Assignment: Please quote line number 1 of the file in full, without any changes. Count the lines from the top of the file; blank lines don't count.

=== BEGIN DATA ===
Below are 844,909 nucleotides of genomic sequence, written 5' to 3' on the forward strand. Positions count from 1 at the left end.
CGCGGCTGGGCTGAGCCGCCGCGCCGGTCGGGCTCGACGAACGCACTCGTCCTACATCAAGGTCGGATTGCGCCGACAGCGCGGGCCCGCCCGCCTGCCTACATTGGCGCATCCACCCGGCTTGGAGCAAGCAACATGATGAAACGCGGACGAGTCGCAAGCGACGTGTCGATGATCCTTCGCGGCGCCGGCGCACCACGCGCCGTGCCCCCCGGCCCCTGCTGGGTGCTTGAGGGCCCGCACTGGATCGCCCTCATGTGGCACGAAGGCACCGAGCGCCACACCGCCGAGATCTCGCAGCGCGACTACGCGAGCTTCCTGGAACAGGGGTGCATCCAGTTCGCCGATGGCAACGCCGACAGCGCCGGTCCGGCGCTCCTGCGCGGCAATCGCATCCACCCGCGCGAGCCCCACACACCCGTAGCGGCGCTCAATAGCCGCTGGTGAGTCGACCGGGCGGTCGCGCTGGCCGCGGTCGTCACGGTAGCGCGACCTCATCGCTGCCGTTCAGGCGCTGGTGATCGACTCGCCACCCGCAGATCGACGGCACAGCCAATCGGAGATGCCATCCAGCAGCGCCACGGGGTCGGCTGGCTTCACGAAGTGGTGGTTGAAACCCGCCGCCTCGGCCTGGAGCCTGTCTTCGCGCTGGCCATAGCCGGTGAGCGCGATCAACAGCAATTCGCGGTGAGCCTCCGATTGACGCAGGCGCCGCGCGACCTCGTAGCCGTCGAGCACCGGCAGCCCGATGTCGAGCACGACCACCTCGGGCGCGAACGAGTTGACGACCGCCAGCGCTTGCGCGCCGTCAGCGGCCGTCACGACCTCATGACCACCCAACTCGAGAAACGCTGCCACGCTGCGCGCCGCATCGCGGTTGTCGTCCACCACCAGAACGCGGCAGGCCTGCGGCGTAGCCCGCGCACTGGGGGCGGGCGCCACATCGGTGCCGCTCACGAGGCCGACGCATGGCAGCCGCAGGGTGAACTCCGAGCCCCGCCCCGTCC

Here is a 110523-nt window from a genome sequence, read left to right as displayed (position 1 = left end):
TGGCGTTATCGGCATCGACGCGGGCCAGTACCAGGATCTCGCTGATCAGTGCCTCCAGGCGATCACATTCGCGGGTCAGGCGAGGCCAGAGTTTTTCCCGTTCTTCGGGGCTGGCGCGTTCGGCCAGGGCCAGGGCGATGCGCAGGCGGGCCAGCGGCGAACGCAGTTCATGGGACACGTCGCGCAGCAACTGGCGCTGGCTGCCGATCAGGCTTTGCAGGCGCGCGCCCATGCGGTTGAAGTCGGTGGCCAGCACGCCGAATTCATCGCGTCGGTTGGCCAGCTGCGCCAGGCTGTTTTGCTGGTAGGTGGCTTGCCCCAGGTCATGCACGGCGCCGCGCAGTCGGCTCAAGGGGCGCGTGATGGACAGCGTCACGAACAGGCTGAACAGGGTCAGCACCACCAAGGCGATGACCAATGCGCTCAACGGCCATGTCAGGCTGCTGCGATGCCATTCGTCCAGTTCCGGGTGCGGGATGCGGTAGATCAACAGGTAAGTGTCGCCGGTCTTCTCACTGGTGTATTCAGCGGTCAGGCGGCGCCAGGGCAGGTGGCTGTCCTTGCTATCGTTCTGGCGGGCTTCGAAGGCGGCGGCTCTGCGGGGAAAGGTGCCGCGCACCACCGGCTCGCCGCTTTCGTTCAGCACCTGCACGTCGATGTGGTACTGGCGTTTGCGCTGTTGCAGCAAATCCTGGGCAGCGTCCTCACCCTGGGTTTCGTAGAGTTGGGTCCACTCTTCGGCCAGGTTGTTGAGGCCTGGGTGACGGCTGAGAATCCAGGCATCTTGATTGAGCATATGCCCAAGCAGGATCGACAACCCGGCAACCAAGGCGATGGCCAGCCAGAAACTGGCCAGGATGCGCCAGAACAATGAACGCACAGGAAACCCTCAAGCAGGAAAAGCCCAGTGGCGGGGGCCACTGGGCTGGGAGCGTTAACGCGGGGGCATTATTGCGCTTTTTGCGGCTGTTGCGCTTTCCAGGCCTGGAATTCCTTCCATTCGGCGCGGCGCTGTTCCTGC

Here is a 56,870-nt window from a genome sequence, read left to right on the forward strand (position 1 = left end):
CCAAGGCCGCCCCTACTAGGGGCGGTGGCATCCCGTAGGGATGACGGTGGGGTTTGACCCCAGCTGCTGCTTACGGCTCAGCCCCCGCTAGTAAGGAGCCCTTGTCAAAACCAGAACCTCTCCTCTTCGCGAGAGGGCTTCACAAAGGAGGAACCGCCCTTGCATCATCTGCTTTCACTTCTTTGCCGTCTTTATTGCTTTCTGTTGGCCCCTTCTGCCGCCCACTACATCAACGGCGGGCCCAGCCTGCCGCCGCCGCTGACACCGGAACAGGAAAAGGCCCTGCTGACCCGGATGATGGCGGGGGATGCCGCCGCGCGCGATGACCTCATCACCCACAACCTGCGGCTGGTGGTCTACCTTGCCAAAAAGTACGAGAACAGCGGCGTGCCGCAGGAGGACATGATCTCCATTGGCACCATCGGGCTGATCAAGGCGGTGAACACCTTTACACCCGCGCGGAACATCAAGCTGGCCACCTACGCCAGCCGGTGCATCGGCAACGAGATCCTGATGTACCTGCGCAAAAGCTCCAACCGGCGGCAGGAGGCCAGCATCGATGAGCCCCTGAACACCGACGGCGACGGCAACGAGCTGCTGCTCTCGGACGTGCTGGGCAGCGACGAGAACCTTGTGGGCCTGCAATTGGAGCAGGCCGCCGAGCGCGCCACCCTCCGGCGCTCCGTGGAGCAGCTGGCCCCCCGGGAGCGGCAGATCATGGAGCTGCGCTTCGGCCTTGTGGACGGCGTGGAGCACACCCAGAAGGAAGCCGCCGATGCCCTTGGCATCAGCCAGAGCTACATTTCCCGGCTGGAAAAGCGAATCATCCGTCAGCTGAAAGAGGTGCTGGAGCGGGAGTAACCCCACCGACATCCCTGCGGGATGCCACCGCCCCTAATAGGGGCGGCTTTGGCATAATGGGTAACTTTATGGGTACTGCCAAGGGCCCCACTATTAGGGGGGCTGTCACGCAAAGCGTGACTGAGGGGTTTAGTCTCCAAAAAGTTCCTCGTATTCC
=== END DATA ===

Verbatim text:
Below are 844,909 nucleotides of genomic sequence, written 5' to 3' on the forward strand. Positions count from 1 at the left end.